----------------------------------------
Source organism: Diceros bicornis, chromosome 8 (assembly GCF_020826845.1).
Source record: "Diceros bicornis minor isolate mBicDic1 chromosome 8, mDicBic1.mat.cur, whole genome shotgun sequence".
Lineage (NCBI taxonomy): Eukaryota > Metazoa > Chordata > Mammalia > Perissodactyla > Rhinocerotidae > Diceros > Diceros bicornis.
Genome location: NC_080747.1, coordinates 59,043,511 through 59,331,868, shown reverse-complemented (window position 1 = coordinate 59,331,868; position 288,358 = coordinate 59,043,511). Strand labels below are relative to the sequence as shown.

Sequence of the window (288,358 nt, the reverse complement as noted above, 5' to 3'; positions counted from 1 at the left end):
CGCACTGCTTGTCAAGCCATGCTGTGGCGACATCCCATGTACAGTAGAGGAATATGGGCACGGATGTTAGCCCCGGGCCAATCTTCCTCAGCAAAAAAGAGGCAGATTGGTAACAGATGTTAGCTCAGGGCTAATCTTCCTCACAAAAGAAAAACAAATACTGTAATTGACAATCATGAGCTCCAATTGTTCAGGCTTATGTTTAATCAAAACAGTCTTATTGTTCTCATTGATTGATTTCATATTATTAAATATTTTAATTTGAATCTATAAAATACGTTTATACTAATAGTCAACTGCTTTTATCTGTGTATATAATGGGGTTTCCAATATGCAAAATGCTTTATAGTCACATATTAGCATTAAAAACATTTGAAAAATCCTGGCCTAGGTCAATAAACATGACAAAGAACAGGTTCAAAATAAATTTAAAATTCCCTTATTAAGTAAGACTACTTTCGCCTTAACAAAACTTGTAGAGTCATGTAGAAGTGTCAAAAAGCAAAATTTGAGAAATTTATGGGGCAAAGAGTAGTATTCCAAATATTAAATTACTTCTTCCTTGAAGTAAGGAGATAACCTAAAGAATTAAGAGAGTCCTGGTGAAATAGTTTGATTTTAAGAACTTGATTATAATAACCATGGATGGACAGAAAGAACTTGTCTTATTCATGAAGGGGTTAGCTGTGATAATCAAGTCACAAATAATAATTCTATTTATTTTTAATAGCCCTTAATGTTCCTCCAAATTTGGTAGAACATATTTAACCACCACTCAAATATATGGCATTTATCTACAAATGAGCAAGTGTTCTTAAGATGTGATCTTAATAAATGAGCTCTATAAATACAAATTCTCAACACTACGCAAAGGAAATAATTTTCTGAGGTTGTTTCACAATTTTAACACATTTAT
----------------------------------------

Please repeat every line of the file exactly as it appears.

Source organism: Diceros bicornis, chromosome 8 (assembly GCF_020826845.1).
Source record: "Diceros bicornis minor isolate mBicDic1 chromosome 8, mDicBic1.mat.cur, whole genome shotgun sequence".
Lineage (NCBI taxonomy): Eukaryota > Metazoa > Chordata > Mammalia > Perissodactyla > Rhinocerotidae > Diceros > Diceros bicornis.
Genome location: NC_080747.1, coordinates 59,043,511 through 59,331,868, shown reverse-complemented (window position 1 = coordinate 59,331,868; position 288,358 = coordinate 59,043,511). Strand labels below are relative to the sequence as shown.

Sequence of the window (288,358 nt, the reverse complement as noted above, 5' to 3'; positions counted from 1 at the left end):
CGCACTGCTTGTCAAGCCATGCTGTGGCGACATCCCATGTACAGTAGAGGAATATGGGCACGGATGTTAGCCCCGGGCCAATCTTCCTCAGCAAAAAAGAGGCAGATTGGTAACAGATGTTAGCTCAGGGCTAATCTTCCTCACAAAAGAAAAACAAATACTGTAATTGACAATCATGAGCTCCAATTGTTCAGGCTTATGTTTAATCAAAACAGTCTTATTGTTCTCATTGATTGATTTCATATTATTAAATATTTTAATTTGAATCTATAAAATACGTTTATACTAATAGTCAACTGCTTTTATCTGTGTATATAATGGGGTTTCCAATATGCAAAATGCTTTATAGTCACATATTAGCATTAAAAACATTTGAAAAATCCTGGCCTAGGTCAATAAACATGACAAAGAACAGGTTCAAAATAAATTTAAAATTCCCTTATTAAGTAAGACTACTTTCGCCTTAACAAAACTTGTAGAGTCATGTAGAAGTGTCAAAAAGCAAAATTTGAGAAATTTATGGGGCAAAGAGTAGTATTCCAAATATTAAATTACTTCTTCCTTGAAGTAAGGAGATAACCTAAAGAATTAAGAGAGTCCTGGTGAAATAGTTTGATTTTAAGAACTTGATTATAATAACCATGGATGGACAGAAAGAACTTGTCTTATTCATGAAGGGGTTAGCTGTGATAATCAAGTCACAAATAATAATTCTATTTATTTTTAATAGCCCTTAATGTTCCTCCAAATTTGGTAGAACATATTTAACCACCACTCAAATATATGGCATTTATCTACAAATGAGCAAGTGTTCTTAAGATGTGATCTTAATAAATGAGCTCTATAAATACAAATTCTCAACACTACGCAAAGGAAATAATTTTCTGAGGTTGTTTCACAATTTTAACACATTTAT